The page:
Space artist Ron Miller has created a series of images that illustrate the sizes of the other planets in our solar system in a way that makes them a bit more accessible, showing what they would look like if they were 240,000 miles away -- the approximate distance of the moon from the Earth. He began with a picture of the moon over Death Valley (up top), and then calculated the number of degrees in the sky a given planet would take up at that distance. "For instance," he explained to me over email, "the moon covers just 1/2 a degree. Venus would cover about two degrees, so it would appear about four time larger than the moon."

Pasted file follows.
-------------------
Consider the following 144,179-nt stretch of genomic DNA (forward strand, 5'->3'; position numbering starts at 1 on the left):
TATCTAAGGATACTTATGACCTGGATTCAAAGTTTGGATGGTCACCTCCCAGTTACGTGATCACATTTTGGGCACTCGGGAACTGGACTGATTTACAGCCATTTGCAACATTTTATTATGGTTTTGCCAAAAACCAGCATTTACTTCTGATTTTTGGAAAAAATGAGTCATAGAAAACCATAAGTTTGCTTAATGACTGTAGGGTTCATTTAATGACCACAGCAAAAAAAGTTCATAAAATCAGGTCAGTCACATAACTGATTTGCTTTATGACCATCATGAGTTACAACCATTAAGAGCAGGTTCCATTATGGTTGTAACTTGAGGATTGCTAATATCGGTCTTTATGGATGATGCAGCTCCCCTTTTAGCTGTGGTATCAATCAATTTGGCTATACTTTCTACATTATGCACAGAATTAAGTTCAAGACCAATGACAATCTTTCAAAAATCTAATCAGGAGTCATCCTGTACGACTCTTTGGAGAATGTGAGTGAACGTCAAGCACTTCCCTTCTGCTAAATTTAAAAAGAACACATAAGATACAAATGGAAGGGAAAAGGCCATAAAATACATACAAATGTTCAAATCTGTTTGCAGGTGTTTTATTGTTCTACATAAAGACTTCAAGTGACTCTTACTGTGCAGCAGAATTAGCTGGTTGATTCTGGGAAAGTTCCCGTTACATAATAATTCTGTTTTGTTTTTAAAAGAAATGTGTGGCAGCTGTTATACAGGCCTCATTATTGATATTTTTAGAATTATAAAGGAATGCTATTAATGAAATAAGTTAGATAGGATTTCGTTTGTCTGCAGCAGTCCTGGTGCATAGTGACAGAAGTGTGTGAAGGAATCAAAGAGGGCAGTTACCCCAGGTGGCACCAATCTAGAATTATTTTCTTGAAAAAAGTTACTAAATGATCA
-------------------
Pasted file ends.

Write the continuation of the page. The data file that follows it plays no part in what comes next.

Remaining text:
The other thing Miller decides is how wide to make the entire picture. "I usually choose 50 or 60 degrees, which emulates a typical snapshot," he explains. "This determines how much space the planet takes up in the final picture."